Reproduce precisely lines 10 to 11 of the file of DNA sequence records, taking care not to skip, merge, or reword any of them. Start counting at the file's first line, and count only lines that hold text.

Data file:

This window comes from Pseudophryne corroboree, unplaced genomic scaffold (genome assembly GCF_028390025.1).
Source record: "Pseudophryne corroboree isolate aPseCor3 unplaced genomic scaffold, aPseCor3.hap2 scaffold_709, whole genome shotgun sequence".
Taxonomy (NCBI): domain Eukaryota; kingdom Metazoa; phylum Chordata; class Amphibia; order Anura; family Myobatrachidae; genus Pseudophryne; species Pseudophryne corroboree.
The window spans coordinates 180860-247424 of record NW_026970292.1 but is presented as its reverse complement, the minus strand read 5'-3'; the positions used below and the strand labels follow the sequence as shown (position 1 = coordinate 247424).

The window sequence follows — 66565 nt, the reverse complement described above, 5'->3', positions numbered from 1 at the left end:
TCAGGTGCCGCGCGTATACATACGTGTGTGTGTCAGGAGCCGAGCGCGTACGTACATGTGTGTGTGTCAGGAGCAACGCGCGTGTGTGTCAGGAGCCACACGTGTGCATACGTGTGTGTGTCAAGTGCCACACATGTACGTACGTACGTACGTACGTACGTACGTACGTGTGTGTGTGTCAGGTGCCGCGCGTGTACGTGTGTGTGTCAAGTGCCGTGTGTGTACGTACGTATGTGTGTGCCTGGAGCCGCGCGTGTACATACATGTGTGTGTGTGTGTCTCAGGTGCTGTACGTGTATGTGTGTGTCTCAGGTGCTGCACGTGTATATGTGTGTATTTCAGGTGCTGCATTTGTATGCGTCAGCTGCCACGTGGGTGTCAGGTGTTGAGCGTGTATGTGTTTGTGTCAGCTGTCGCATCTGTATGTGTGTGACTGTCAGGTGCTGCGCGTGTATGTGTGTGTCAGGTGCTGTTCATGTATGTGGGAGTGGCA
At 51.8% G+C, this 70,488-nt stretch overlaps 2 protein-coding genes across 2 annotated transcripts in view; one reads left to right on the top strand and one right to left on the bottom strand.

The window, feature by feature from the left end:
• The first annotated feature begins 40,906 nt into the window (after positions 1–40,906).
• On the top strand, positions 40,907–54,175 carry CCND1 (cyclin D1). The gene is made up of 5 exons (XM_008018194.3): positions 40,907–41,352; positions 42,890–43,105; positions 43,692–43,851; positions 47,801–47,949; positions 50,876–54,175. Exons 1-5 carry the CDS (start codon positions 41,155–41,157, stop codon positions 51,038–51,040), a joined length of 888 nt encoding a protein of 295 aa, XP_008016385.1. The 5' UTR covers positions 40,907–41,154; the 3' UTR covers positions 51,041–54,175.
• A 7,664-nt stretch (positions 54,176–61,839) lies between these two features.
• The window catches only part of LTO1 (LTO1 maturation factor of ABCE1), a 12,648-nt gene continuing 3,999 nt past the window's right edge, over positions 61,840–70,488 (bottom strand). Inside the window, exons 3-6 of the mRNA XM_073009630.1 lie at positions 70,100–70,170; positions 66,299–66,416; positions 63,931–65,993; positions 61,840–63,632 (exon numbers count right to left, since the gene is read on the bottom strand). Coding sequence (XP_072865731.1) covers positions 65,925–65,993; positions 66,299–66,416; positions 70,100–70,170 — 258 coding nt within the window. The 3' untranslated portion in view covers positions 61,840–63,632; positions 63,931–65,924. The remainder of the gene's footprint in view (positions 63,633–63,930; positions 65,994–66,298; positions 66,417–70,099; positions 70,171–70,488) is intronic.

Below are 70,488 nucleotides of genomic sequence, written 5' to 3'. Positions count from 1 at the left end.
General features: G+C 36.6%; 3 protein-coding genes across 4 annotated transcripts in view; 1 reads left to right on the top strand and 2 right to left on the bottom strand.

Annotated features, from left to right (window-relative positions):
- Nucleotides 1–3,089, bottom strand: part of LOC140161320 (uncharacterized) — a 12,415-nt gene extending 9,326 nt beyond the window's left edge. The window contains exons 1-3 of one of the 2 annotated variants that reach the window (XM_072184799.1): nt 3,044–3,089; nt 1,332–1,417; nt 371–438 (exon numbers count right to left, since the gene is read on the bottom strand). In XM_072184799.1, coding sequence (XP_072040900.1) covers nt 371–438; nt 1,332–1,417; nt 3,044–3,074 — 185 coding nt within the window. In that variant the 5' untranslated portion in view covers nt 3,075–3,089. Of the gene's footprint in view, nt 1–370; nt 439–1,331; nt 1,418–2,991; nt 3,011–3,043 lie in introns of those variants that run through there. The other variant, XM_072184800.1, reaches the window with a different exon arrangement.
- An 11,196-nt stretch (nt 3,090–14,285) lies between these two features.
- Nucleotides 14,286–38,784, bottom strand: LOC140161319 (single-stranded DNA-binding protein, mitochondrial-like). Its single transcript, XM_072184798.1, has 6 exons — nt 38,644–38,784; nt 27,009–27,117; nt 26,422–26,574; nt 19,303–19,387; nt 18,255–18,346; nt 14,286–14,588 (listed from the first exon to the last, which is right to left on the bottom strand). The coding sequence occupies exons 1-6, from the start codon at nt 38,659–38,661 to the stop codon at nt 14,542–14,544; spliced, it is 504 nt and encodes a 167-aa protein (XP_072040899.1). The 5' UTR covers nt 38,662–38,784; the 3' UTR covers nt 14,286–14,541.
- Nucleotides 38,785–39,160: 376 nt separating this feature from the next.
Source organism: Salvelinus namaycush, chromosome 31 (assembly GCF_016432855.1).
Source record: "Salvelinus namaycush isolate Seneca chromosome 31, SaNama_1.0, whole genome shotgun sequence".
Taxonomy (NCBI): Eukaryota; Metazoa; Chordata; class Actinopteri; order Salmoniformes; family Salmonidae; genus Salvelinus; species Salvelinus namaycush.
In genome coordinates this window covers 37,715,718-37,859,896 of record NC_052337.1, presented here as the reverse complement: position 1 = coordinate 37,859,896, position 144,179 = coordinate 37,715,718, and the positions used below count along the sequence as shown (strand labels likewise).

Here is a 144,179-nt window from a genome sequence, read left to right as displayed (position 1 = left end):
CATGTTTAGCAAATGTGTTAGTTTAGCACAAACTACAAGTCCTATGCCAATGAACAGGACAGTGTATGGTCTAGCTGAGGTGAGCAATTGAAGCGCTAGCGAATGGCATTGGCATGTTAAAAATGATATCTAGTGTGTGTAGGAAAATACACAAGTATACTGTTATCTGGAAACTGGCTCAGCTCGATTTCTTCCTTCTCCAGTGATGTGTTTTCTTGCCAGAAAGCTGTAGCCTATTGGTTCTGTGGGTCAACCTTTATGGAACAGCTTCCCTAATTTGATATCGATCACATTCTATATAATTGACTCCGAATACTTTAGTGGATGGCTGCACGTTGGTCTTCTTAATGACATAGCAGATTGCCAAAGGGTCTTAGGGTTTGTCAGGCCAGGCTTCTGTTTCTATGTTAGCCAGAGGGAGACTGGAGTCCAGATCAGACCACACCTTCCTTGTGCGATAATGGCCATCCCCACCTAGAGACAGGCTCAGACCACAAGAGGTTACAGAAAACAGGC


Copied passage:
• On the top strand, positions 40,907–54,175 carry CCND1 (cyclin D1). The gene is made up of 5 exons (XM_008018194.3): positions 40,907–41,352; positions 42,890–43,105; positions 43,692–43,851; positions 47,801–47,949; positions 50,876–54,175. Exons 1-5 carry the CDS (start codon positions 41,155–41,157, stop codon positions 51,038–51,040), a joined length of 888 nt encoding a protein of 295 aa, XP_008016385.1. The 5' UTR covers positions 40,907–41,154; the 3' UTR covers positions 51,041–54,175.
• A 7,664-nt stretch (positions 54,176–61,839) lies between these two features.